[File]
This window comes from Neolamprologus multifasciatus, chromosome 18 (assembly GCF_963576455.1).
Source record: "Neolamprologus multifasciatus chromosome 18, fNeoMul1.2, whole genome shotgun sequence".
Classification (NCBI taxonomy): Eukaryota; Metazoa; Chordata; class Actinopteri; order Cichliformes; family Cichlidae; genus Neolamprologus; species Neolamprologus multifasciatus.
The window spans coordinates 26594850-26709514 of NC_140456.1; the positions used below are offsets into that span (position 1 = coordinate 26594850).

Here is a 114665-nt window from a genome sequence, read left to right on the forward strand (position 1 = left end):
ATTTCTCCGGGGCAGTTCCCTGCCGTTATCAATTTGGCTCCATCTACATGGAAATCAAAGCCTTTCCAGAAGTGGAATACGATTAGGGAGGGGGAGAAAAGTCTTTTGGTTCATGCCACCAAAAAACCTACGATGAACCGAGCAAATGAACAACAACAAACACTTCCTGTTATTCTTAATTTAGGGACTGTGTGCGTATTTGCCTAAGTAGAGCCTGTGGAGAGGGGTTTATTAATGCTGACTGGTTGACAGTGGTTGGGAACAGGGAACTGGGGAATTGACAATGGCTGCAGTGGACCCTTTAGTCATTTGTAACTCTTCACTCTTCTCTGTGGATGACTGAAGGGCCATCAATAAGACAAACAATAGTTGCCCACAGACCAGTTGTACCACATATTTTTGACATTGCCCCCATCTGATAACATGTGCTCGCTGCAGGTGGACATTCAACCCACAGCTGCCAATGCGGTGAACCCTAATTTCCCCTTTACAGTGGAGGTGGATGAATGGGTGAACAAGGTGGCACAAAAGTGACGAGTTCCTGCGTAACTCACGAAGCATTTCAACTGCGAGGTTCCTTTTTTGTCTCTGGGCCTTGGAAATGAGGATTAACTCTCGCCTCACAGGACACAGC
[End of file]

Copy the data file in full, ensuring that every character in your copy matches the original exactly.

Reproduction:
This window comes from Neolamprologus multifasciatus, chromosome 18 (assembly GCF_963576455.1).
Source record: "Neolamprologus multifasciatus chromosome 18, fNeoMul1.2, whole genome shotgun sequence".
Classification (NCBI taxonomy): Eukaryota; Metazoa; Chordata; class Actinopteri; order Cichliformes; family Cichlidae; genus Neolamprologus; species Neolamprologus multifasciatus.
The window spans coordinates 26594850-26709514 of NC_140456.1; the positions used below are offsets into that span (position 1 = coordinate 26594850).

Here is a 114665-nt window from a genome sequence, read left to right on the forward strand (position 1 = left end):
ATTTCTCCGGGGCAGTTCCCTGCCGTTATCAATTTGGCTCCATCTACATGGAAATCAAAGCCTTTCCAGAAGTGGAATACGATTAGGGAGGGGGAGAAAAGTCTTTTGGTTCATGCCACCAAAAAACCTACGATGAACCGAGCAAATGAACAACAACAAACACTTCCTGTTATTCTTAATTTAGGGACTGTGTGCGTATTTGCCTAAGTAGAGCCTGTGGAGAGGGGTTTATTAATGCTGACTGGTTGACAGTGGTTGGGAACAGGGAACTGGGGAATTGACAATGGCTGCAGTGGACCCTTTAGTCATTTGTAACTCTTCACTCTTCTCTGTGGATGACTGAAGGGCCATCAATAAGACAAACAATAGTTGCCCACAGACCAGTTGTACCACATATTTTTGACATTGCCCCCATCTGATAACATGTGCTCGCTGCAGGTGGACATTCAACCCACAGCTGCCAATGCGGTGAACCCTAATTTCCCCTTTACAGTGGAGGTGGATGAATGGGTGAACAAGGTGGCACAAAAGTGACGAGTTCCTGCGTAACTCACGAAGCATTTCAACTGCGAGGTTCCTTTTTTGTCTCTGGGCCTTGGAAATGAGGATTAACTCTCGCCTCACAGGACACAGC